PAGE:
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Comparison Shopping Helps Insure Your Business at a Cheaper Price

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Business owners need to protect their assets and defend against liability issues but they also need to be mindful of their bottom line. However, it’s challenging to know if you’re overpaying for commercial insurance since there are so many variables. Rates are based on industry, business size and even market factors out of your control, like inflation. That's why you need to shop around.

Comparison shopping helps set a benchmark for what insurers charge for the coverage you need so you can choose the cheapest price available.

Comparing Commercial Insurance Rates the Traditional Way

Before we explain how SmartFinancial streamlines the insurance shopping process and helps save you money, let’s look at the steps you’d have to take if you went the usual route.

Step 1: Decide How Much Coverage You Need

Before you buy business insurance, you will need to assess your business’s unique risks so you can determine which types of coverage you need. While general liability insurance is recommended for all businesses, you may need certain coverages unique to your daily operations.

For example, if you operate an accounting business, then you will likely need professional liability insurance for liability risks resulting from one of your employee’s negligence. On the other hand, if you sell mountain climbing equipment, then you may want product liability insurance in case a customer gets injured using your merchandise. Should your business use company vehicles, whether it's for transporting inventory or traveling to client locations, then you will also need commercial auto insurance.

In addition, you will need to decide what coverage limits you should buy. For example, if your business uses expensive equipment, then you may want higher property coverage limits. If you operate a retail store and experience lots of customer traffic, then it is recommended that you increase your general liability limits.

Step 2: Make Sure You Have the Right Information and Documentation

To get the most accurate insurance quote, you will generally need to provide the insurance company with the below information to start. Therefore, you should make sure you have this documentation handy before you start looking through company websites and talking to agents on the phone.

  • Business name
  • Zip code
  • Type of business entity (e.g. LLC, corporation, sole proprietorship)
  • Years in operation
  • Industry and product or service sold
  • Claims history
  • What type of coverage you’re seeking
  • Annual revenue and/or projected revenue
  • Number of employees
  • Type of equipment you use

Step 3: Research and Contact Insurance Companies

Next, you will need to get a quote by contacting each insurance company you’re considering and providing them with the information compiled in the last step. Speaking with a representative can be a good idea since they will ask you questions about your business and help ensure your business is adequately insured. It is generally recommended to get quotes from three to five carriers to get an idea of how much it costs to get the coverage you want.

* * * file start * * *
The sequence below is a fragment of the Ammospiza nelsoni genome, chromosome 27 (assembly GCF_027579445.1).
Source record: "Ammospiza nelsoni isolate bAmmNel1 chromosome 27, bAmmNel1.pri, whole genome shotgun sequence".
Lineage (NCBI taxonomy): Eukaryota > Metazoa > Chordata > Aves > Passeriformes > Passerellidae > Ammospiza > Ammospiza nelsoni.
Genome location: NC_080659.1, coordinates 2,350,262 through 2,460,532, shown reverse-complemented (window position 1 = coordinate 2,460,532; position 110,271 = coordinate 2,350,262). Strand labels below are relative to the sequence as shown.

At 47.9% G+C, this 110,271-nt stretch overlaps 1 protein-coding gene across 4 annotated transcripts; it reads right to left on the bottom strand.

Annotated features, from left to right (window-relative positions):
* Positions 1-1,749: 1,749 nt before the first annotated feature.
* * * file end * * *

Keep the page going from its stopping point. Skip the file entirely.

That said, price is just one factor among others that you should consider when choosing a business insurance carrier. Don’t forget to look at customer service ratings and consider asking what providers your fellow business owners are using. You’ll want to strike a good balance between coverage, price and customer service.

After researching and choosing a carrier, you can contact them and discuss the next steps for making your first payment and when you want your coverage to begin.

The SmartFinancial Way To Compare Commercial Insurance

While talking to insurance companies individually can provide a personalized shopping experience, it can get time-consuming — especially if you plan on contacting five or more carriers. Running a business already keeps you busy. Don’t spend more time than you have to shopping for commercial coverage.

Good news for you: SmartFinancial makes shopping for commercial insurance fast and simple.

With SmartFinancial, you get to skip the phone calls and hold times. Instead, you complete one questionnaire about your business, coverage needs and budget and we’ll match you with a tailored insurance policy.

How SmartFinancial Works

Complete a Quick Questionnaire

We’ll ask you questions about yourself and your business, including its industry, how long it has been in operation, number of employees and annual revenue.

Compare Rates

We’ll review offers from over 200 insurance companies large and small and then narrow them down based on the answers you provided in the survey.

Find Coverage

Choose the business insurance plan that best suits your coverage needs and bottom line. Easy, right? Oh, and 100% free, of course.


Factors That Affect How Much You Pay for Commercial Insurance

Below are a list of factors that insurance companies use when calculating your insurance premium:

  • Number of employees: Workers’ compensation is required in most states and the more employees there are to insure, the more you’ll have to pay for coverage.
  • Industry: Certain industries are more risky than others. For example, it would likely cost more to insure a roofing company with 50 employees than a freelancer who works from home.
  • Product or service sold: Some products and services carry certain liability risks. For example, a car manufacturer would need product liability insurance in case customers were injured due to a manufacturing defect and a bar would need liquor liability insurance.